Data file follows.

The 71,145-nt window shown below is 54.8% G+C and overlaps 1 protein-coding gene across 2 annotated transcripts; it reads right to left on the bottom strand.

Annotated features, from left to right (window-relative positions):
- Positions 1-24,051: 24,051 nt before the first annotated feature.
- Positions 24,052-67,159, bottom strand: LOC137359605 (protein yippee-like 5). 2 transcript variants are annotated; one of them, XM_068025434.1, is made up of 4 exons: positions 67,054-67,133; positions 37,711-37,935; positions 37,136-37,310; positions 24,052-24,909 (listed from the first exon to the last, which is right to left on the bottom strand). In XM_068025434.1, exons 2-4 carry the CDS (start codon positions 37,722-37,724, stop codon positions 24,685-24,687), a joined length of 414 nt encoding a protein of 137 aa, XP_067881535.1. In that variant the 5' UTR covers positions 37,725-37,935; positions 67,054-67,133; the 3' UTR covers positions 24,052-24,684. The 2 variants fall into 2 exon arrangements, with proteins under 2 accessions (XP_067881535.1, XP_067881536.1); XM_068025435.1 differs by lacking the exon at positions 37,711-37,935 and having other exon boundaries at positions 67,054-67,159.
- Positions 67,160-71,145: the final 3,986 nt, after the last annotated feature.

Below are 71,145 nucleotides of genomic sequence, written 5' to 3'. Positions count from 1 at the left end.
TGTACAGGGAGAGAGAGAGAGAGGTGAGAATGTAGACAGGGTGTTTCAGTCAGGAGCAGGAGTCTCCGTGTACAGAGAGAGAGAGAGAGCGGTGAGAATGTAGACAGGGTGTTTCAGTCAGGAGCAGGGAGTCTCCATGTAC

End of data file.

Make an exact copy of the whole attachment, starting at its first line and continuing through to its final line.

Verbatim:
The 71,145-nt window shown below is 54.8% G+C and overlaps 1 protein-coding gene across 2 annotated transcripts; it reads right to left on the bottom strand.

Annotated features, from left to right (window-relative positions):
- Positions 1-24,051: 24,051 nt before the first annotated feature.
- Positions 24,052-67,159, bottom strand: LOC137359605 (protein yippee-like 5). 2 transcript variants are annotated; one of them, XM_068025434.1, is made up of 4 exons: positions 67,054-67,133; positions 37,711-37,935; positions 37,136-37,310; positions 24,052-24,909 (listed from the first exon to the last, which is right to left on the bottom strand). In XM_068025434.1, exons 2-4 carry the CDS (start codon positions 37,722-37,724, stop codon positions 24,685-24,687), a joined length of 414 nt encoding a protein of 137 aa, XP_067881535.1. In that variant the 5' UTR covers positions 37,725-37,935; positions 67,054-67,133; the 3' UTR covers positions 24,052-24,684. The 2 variants fall into 2 exon arrangements, with proteins under 2 accessions (XP_067881535.1, XP_067881536.1); XM_068025435.1 differs by lacking the exon at positions 37,711-37,935 and having other exon boundaries at positions 67,054-67,159.
- Positions 67,160-71,145: the final 3,986 nt, after the last annotated feature.

Below are 71,145 nucleotides of genomic sequence, written 5' to 3'. Positions count from 1 at the left end.
TGTACAGGGAGAGAGAGAGAGAGGTGAGAATGTAGACAGGGTGTTTCAGTCAGGAGCAGGAGTCTCCGTGTACAGAGAGAGAGAGAGAGCGGTGAGAATGTAGACAGGGTGTTTCAGTCAGGAGCAGGGAGTCTCCATGTAC